Green’s Dictionary of Slang

chill v.2

[fig. uses of SE]

1. (US Und.) to knock out or down.

[US]Howsley Argot: Dict. of Und. Sl.
[US]Goldin et al. DAUL 43/1: Chill, v. [...] To knock unconscious or to kill.
[US]P. Thomas Down These Mean Streets (1970) 53: I got most happy. I’d been aching to chill that maricón.
[US](con. 1940s) E. Thompson Tattoo (1977) 72: Man! I chilled him. He could be dead.

2. (US Black) in fig. use of sense 1, to amaze.

[US]Pittsburgh Courier (PA) 10 Feb. 7/1: I dug the dance but they chilled me with their togs. The males were in [...] skimmers, kilt ties and appendages. The softs were in fine [...] swishes with accessories.

3. (US Und.) to stack a deck of cards prior to using them in a cheating card-game.

[US]D. Maurer Big Con 271: [The deck] has previously been ‘chilled’ or stacked in preparation for this play.

4. to murder, to assassinate.

[US]Ersine Und. and Prison Sl.
[US]R. Chandler ‘Trouble Is My Business’ in Spanish Blood (1946) 200: A hundred guys could have chilled this little wart.
[US]R.L. Bellem ‘Death’s Passport’ in Goodstone Pulps (1970) 115/1: Who chilled him?
see sense 1.
[US]W. Brown Teen-Age Mafia 59: Once a guy got chilled the heat was really on.
[US]R.R. Lingeman Drugs from A to Z (1970) 61: chill [...] to kill.
[US]E. Bunker No Beast So Fierce 255: The fuzz [...] think I chilled a cop this afternoon. It’s on the news.
[US]E. Folb Runnin’ Down Some Lines 107: The act of killing (wasting, icing, offing, chilling, sniping, snuffing).
[US]G. Indiana Rent Boy 87: Just because a person did a little time doesn’t mean they’re up for chilling their associates, right?
[US]J. Ellroy ‘Hot-Prowl Rape-O’ in Destination: Morgue! (2004) 299: Jack’s dead, by the way. Your old Narco pals chilled him.

5. to give up on, to abandon, to ignore.

[US]J.L. Kuethe ‘Prison Parlance’ in AS IX:1 26: chill. To lose interest in a matter.
[US]D. Maurer ‘Argot of the Und. Narcotic Addict’ Pt 1 in AS XI:2 88/2: To chill. To submit to arrest without struggling or resisting.
[US]L. Durst Jives of Dr. Hepcat (1989) 6: With that fly cat I’ll chill my chat and fall on my righteous pad and cop a nod like mad.
[US]Wentworth & Flexner DAS.
[US]‘Iceberg Slim’ Airtight Willie and Me 79: Nothing like a blond white bitch with movie star looks [...] to drool that punk and chill the shit of that nigger bitch you done blowed.
[UK] Rolling Stones ‘Can’t Be Seen’ [lyrics] Yeah, I got to chill this thing with you / I just can’t be.
[UK]J. Mowry Way Past Cool 15: Best we chill our own fire.
[US]Teen Lingo: The Source for Youth Ministry [Internet] clock v. to hit someone, usually knocking them in the head. ‘Brian you betta chill wit’ that or I’m going to straight up clock you in your grill!’.

6. (US Und.) to deal with, to nullify, e.g. a criminal charge.

[US]D. Runyon ‘Lillian’ in Guys and Dolls (1956) 238: There is plenty of trouble around the Brussels in chilling the blonde doll’s beef over Lillian snagging her Peke.
[US]Goldin et al. DAUL 43/1: Chill the beef or the rap. To terrorize witnesses or complainants by force or threats into withdrawing from a case.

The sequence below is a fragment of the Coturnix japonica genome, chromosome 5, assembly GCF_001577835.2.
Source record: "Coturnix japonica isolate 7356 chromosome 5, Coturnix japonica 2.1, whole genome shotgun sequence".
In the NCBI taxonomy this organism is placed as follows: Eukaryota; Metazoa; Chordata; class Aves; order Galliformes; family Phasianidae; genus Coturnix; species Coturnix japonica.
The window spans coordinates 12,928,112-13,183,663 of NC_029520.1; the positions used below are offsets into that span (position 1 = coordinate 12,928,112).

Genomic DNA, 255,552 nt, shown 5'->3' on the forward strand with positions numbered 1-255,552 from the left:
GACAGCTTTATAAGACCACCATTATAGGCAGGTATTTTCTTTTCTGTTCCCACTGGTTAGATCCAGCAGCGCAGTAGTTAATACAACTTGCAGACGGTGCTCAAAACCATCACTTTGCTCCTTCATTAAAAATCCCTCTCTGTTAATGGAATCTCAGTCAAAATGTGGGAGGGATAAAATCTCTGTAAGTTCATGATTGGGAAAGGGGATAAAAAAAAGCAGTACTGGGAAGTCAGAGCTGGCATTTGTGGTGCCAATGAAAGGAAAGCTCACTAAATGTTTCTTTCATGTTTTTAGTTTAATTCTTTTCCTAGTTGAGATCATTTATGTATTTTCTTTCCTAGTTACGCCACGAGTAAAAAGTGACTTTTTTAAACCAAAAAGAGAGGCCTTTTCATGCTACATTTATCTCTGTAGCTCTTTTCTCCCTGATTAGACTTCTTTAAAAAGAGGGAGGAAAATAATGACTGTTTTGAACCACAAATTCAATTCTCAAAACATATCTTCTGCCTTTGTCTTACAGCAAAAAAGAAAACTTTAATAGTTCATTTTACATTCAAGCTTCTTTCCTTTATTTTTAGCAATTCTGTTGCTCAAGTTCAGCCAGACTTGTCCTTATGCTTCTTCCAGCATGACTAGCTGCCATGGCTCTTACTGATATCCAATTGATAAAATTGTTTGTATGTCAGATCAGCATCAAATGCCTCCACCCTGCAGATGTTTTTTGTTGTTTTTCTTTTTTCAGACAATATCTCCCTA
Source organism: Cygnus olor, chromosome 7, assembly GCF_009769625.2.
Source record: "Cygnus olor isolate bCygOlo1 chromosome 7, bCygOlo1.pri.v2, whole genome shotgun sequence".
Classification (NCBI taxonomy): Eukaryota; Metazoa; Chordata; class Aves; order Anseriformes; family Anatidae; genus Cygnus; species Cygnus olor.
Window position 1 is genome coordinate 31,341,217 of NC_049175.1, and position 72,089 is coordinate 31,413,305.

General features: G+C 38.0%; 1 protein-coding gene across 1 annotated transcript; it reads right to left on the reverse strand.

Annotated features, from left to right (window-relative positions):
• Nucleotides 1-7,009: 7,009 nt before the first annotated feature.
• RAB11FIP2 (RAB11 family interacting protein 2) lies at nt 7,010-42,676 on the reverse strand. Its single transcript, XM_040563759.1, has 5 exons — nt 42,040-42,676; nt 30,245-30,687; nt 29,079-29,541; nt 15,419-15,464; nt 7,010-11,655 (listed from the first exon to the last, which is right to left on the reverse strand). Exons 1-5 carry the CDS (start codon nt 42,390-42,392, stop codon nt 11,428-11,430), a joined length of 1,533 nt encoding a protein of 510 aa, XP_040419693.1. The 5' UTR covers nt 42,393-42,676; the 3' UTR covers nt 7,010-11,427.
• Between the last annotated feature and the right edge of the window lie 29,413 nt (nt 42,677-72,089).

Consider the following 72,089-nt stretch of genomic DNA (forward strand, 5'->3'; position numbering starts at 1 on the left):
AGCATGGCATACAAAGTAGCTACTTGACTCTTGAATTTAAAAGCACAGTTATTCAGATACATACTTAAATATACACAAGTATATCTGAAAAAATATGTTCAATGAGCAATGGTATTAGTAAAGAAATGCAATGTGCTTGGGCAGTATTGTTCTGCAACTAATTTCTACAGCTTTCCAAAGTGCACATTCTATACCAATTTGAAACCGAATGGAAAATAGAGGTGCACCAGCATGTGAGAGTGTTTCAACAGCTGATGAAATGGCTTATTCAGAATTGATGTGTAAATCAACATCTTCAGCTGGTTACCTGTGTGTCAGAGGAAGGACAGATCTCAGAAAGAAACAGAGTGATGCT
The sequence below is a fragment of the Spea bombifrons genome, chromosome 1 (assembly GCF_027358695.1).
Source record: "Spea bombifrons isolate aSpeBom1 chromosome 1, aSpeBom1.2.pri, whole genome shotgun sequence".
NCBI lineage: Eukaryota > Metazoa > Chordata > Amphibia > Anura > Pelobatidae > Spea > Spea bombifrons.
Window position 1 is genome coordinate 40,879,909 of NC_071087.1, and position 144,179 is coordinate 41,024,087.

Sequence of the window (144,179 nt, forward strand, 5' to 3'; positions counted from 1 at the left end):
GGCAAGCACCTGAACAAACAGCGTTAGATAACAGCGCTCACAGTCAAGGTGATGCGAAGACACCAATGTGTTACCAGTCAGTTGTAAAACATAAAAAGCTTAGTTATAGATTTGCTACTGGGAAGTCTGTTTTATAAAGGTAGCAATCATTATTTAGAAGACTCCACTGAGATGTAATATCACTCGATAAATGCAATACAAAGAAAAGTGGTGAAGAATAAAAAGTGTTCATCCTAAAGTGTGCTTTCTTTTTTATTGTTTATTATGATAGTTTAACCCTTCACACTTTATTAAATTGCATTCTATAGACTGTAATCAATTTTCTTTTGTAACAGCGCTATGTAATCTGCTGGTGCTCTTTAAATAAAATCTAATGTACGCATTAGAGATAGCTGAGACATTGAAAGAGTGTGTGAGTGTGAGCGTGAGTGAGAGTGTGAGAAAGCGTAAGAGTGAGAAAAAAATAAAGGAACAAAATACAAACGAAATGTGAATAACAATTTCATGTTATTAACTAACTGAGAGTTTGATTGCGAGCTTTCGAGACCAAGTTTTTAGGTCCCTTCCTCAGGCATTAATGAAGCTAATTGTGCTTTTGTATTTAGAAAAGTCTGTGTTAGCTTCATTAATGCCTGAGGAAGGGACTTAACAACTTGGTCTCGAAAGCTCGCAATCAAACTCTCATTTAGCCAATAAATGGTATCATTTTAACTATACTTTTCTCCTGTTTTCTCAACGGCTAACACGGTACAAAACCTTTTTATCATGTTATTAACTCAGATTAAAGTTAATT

[US]R. Barrett Lovomaniacs (1973) 128: I was honked at her because I was afraid her being there was going to chill a thing I had going with a babe.
[US](con. 1975–6) E. Little Steel Toes 33: I’m gonna do everything I can to get this chilled.
[US](con. 1960s) J. Ellroy Blood’s a Rover 16: ‘I do not want Mr Hoover going into a tizzy about this.’ ‘It’s chilled’.

7. (US Und.) for the victim of a confidence trick to lose interest.

[US]D. Maurer Big Con 292: To chill. 1. For a mark to lose interest in a con game.

8. (orig. US) to become emotionally cold, withdrawn.

[US]N. Algren Man with the Golden Arm 256: Don’t chill on me. Stick with me just this one time.
[US]‘Iceberg Slim’ Pimp 260: Helen chilled when she saw the pretty bitch.

9. (US) to tolerate, to make no fuss about.

[US]Monteleone Criminal Sl. (rev. edn) 49: chill [...] to submit to arrest.
[UK]J. Mowry Six Out Seven (1994) 326: My mom been chillin with Ethan for two days now, but it prob’ly startin to wear.

10. see chill (out) v.

In phrases

chill (for) (v.)

(US) to (pretend to) ignore.

[UK] Vanity Fair Nov. 134: ‘Ritzed me’ or ‘chilled me’ [...] to be snubbed [HDAS].
[US](con. 1905–25) E.H. Sutherland Professional Thief (1956) 6: They chilled for him (pretended not to recognise him) and kept on going.
[US]D. Maurer Big Con 292: To chill. [...] To refuse to recognize someone.
[US]R. Prather Darling, It’s Death (2003) 35: Who’s the ugly lob at the end of the bar chilling us? He’s dogging me. Doesn’t seem to care if I know it or not.
[US]Baltimore Sun (MD) Sun. Mag. 4 Dec. 9/3: The C.P.B. that Twitter gave the boy when he bugged (approached, annoyed, interrupted her) was the Certified Pure Bull. [...] you cool the one you love, and the rougher you chill him the better he likes it.
[US]R. Barrett Lovomaniacs (1973) 323: Even if the ungrateful bastards did chill me after they got into office.
chill (out) (v.)

see separate entry.

chill someone’s actions (v.)

(US black) to undermine someone’s plans.

[US]E. Folb Runnin’ Down Some Lines 108: Chill another’s action [...] ‘Like when someone wanna fight, jus’ walk away.’ [Ibid.] 232: chill (one’s) action 1. Squelch another’s actions.